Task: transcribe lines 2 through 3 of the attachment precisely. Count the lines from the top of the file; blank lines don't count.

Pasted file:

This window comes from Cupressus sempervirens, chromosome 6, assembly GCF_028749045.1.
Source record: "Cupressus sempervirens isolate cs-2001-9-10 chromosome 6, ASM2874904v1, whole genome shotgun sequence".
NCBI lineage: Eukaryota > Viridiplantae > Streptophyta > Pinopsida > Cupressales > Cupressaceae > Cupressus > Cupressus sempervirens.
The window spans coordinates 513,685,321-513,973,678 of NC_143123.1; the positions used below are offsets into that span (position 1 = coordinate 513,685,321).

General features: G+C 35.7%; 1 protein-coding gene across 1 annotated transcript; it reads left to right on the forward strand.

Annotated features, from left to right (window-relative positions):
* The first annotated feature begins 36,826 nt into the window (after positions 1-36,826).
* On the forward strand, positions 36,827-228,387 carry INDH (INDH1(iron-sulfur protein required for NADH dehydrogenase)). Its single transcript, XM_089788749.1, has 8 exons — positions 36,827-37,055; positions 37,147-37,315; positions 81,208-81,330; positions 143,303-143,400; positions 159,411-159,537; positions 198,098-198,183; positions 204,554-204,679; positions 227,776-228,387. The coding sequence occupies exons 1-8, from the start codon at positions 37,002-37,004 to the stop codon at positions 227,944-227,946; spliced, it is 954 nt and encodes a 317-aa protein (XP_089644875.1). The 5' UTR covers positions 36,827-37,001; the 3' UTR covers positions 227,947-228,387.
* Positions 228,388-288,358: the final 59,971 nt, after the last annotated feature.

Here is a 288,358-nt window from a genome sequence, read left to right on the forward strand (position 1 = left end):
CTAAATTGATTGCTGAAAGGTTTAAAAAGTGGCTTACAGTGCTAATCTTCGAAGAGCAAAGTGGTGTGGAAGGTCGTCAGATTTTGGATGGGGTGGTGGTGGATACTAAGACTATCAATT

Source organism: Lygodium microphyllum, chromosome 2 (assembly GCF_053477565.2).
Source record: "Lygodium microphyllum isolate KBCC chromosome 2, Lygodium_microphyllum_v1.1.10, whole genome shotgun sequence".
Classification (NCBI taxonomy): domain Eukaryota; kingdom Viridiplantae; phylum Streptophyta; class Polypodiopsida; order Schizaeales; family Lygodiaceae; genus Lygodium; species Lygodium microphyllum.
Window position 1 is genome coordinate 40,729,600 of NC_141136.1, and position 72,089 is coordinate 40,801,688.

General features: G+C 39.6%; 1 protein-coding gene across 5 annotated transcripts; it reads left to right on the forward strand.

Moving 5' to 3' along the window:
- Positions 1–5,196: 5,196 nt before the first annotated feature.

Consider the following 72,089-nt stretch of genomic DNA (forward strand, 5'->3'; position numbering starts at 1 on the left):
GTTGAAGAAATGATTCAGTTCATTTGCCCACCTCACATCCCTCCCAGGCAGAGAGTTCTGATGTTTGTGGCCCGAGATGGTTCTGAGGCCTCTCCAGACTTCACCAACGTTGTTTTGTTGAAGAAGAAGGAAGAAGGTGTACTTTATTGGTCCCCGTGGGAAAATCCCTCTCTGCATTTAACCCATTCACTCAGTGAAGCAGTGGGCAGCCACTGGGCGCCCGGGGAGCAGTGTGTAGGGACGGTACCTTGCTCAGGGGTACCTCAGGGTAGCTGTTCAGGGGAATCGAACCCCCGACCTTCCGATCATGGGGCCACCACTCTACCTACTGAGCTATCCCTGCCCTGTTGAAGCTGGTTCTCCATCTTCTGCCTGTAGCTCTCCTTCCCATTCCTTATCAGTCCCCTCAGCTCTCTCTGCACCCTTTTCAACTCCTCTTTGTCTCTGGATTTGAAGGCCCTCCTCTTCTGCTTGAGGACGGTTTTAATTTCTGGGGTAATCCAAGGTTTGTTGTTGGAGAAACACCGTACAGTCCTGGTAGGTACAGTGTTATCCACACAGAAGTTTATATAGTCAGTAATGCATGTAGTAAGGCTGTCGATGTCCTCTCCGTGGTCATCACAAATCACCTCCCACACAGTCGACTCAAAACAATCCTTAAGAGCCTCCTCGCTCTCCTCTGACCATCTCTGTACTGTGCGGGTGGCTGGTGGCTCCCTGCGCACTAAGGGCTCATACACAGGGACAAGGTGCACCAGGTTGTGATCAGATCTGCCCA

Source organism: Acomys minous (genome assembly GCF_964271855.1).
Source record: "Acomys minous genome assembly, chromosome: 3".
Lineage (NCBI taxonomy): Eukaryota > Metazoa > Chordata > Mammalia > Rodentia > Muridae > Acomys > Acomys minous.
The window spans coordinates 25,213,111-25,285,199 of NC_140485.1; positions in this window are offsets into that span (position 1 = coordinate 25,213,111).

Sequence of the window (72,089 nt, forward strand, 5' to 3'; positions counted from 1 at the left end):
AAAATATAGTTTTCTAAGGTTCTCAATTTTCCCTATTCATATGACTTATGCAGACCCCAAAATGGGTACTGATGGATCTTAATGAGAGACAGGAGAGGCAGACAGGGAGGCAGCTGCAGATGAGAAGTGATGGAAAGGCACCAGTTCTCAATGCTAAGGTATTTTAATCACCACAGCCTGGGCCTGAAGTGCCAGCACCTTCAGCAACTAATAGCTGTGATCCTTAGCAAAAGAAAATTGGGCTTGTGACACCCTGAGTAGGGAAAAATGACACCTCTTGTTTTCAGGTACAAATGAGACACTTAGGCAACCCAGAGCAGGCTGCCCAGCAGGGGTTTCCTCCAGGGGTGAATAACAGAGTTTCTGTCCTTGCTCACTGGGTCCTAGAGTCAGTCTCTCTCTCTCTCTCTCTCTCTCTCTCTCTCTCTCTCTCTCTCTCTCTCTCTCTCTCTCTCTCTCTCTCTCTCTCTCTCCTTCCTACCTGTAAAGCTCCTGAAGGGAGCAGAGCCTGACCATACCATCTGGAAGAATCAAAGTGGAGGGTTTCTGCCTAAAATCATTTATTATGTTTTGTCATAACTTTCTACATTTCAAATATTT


Source record: "Cupressus sempervirens isolate cs-2001-9-10 chromosome 6, ASM2874904v1, whole genome shotgun sequence".
NCBI lineage: Eukaryota > Viridiplantae > Streptophyta > Pinopsida > Cupressales > Cupressaceae > Cupressus > Cupressus sempervirens.